I was going to post this on a blog somewhere, but I couldn't decide which one, and I thought I'd give Google+ a chance as a platform for discussions.Where Apple's taking IOS
A couple of years ago, Forrester's Frank Gillett gave a presentation on the Personal Cloud. Buzzword jerrymandering aside, he observed that tomorrow, we'll pick a personal cloud platform—Facebook, Google, Apple, Yahoo, MSN—the way we used to show allegiance to a PC vendor like Dell, Gateway, or Compaq.
Recently, I was discussing what Apple is up to with a roomful of people smarter than myself, and came to some interesting conclusions. If we look at the history of personal computing, the relationship between people and their machines has changed substantially.
* In the early days of the PC, we had one machine per family, and even one email inbox per family.
* Then webmail like Hotmail made it possible to have one account per person
* Then relatively cheap computers and notebooks made it one machine per person
* Today, of course, we have n
machines per n
people, all interchangeable.
I think OSX Lion has tipped Steve Jobs' hand a lot. Jobs is a guy who doesn't like to be wrong, and armed with that knowledge, we can infer much about where Apple is going in coming years.NeXT is what's next
To understand this, I want you to look back at NeXT. Read the Wikipedia entry (http://en.wikipedia.org/wiki/NeXT
), then come back.
NeXT was a revolutionary idea, well before its time. Many elements of the NeXT computer are built into that Macbook you're sitting in front of. And with OSX Lion, many features are dragging us towards a future where that Macbook is simply the terminal you use to get to your online, Apple-controlled world.Some hints from Lion
Consider that in Lion, Apple has made the following changes:Multi-user features:
Showing the username of the currently logged-in user more prominently in the upper right corner suggests a future of multi-user configurations, where many people are using a machine.Dragging us into the cloud:
Permanent intermittent saving is a way of pulling all of your data into the cloud one file revision at a time, without calling it that, because incremental file saving is a gateway drug to remote backups.Simple, automatic nearfield communications:
The new Airdrop feature, designed to simplify local file sharing, allows a localized network that’s more straightforward and more secure than a traditional network, and describes a path towards robust nearfield communication.Retraining humans:
Computer users are familiar with a wheelmouse (move your finger down to scroll up.) Tablet users don't scroll down; they "push" the content up. With Lion, Apple has reversed the traditional mouse gesture in favor of a post-mouse interface. Upgrading all of us to think of interaction as a touch action (pushing the content upwards) versus a mouse action (scrolling the mouse down) is nothing short of a civil war, and not undertaken lightly.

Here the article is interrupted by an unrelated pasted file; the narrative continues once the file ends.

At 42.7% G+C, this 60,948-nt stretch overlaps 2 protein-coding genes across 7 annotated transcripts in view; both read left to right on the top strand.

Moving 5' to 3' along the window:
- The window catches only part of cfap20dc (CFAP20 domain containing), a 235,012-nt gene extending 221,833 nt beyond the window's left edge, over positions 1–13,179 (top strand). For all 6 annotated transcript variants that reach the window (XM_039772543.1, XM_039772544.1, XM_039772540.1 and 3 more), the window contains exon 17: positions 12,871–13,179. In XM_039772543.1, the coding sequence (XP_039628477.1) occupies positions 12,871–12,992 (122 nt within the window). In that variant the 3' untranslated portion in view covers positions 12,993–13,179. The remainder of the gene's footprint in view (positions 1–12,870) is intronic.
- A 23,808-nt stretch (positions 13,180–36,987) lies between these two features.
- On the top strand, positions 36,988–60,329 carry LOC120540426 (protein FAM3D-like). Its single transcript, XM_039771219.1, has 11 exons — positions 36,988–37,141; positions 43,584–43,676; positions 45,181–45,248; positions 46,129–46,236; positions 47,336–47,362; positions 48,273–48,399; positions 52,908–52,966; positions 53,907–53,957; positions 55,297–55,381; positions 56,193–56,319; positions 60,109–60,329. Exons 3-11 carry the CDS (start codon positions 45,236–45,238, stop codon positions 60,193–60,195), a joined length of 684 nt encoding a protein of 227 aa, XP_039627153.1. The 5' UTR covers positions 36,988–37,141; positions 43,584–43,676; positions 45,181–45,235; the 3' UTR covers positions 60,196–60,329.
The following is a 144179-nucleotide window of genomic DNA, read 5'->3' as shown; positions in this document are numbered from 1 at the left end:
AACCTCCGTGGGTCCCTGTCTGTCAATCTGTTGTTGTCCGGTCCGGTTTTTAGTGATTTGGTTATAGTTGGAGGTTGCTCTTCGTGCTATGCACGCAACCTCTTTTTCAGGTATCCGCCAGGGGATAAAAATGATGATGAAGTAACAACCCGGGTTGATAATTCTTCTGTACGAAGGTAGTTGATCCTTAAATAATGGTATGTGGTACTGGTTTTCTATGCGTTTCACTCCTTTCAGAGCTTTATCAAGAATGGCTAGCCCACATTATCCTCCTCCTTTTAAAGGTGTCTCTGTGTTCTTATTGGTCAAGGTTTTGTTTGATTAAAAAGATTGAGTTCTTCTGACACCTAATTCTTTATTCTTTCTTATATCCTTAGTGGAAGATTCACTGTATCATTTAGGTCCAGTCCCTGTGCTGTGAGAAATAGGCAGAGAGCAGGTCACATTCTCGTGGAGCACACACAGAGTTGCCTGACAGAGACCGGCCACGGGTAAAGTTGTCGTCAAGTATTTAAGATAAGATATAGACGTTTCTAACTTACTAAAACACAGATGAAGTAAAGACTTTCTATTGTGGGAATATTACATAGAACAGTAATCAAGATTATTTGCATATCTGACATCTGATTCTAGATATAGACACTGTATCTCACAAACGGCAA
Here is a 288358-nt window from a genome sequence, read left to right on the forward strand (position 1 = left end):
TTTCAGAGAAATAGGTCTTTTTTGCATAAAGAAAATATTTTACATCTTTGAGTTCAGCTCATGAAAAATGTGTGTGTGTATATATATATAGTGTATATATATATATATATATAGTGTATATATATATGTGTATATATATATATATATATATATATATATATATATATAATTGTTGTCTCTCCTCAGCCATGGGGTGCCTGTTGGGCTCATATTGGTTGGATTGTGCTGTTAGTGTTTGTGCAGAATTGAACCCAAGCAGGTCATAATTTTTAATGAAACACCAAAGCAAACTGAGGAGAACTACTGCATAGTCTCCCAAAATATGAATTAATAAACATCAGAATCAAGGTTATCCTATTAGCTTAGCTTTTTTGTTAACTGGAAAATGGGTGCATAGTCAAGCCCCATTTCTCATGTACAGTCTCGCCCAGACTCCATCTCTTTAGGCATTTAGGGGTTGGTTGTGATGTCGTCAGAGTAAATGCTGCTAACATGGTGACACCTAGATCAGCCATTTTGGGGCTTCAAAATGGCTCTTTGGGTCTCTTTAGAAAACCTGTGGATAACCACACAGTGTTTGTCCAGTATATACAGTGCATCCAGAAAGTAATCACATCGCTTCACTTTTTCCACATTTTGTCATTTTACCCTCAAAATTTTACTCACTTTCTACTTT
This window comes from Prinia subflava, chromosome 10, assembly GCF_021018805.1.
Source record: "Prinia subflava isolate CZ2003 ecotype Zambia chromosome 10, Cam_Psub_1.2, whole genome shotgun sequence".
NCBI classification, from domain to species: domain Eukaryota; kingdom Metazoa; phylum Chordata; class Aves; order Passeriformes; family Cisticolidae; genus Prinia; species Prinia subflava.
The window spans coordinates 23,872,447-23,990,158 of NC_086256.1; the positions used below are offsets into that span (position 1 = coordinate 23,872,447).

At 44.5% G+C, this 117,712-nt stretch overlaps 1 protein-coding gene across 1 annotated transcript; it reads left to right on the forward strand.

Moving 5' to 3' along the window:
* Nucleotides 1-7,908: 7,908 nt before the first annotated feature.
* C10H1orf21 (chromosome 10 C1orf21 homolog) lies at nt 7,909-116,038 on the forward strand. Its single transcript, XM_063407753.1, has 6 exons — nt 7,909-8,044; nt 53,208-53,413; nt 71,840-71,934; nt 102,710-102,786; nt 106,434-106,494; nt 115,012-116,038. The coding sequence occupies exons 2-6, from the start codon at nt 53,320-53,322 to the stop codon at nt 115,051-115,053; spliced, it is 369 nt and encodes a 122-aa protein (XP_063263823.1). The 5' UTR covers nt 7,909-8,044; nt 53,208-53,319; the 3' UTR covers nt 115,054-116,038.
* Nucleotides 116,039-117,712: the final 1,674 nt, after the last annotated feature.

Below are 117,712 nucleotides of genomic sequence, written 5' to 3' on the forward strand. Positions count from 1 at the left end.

Why spend so much time on this? Well, for one thing, the moment everyone interacts with a mousepad the way they interact with a touchscreen, every iPhone and iPad app works on a Mac, too.Getting iPhones into the hands of many:
The rumoured iPhone 5 Lite not only gets Apple into new markets and new carriers, it also gets it into the hands of everyone—because an iPhone is the passport to Apple's digital marketplace.Turning your mobile IOS device into single-sign-on:
The iPhone can provide strong multi-factor authentication (an access code, biometrics like facial recognition or gestural patterns, and the location of the phone as gleaned from cell towers and GPS.) In that way, it’s like the RSA keys used for single-sign-on.
If you unlock your phone near a Macbook, and I can associate your unlock and location with the account on that machine, I have a decent amount of confidence that you are really you.Moving from purchase to perpetual license:
Think about the moment that bandwidth was greater than the bitrate of music, plus an acceptable buffer rate. Suddenly, it's possible to stream music (a service) rather than sell it. iCloud’s knowledge of what music, books, and apps you own, and the changes they’ve put into buttons within the App Store to reflect this, show that Apple is moving to an on-demand world.
Forcing people to buy Lion in the App Store is a heavy-handed way to get everyone using it. But soon it’ll be easier (and more secure, and more compliant with copyright) to stream a song to you than to sync music. And when you're streaming songs, you may as well stream content, and applications.It's all about divorcing you from your machine
One of the most innovative things about NEXT was multitenancy. Designed for universities, the computer had a swappable hard drive you could carry around. Plug it into a machine in the lab and it was your machine, with your settings. around their hard drives, and the computer configured itself to them. That hard drive was just 40 Megabytes.
That's scarcely the size of an iPhone app.
Mark Zuckerberg once characterized the use of tablets as "leisure computing." We assume different postures when we compute: ear to phone, hand to lap, keys to keyboard, hands to wheel, and so on. With so many postures, our content has to be in the cloud, and our identity (and local cache) has to be on our hips.
If there’s one thing we know about Jobs, it’s that he likes to be proven right in the long term. The big audacious goal of NEXT was to separate the computer from the act of computing, and with the relegation of a Mac to an input device this finally comes true.
So I'd postulate that Apple wants to hasten the demise of the personal computer
, in part because doing so accelerates the rise of a personal cloud, with Apple in the middle of it. In the new world, a Macbook or iMac is simply a terminal, and your mobile device is your identity.
It's Jobs' vision of NeXT, dragged into an era of ubiquitous computing. And he gets to be right in the end once again.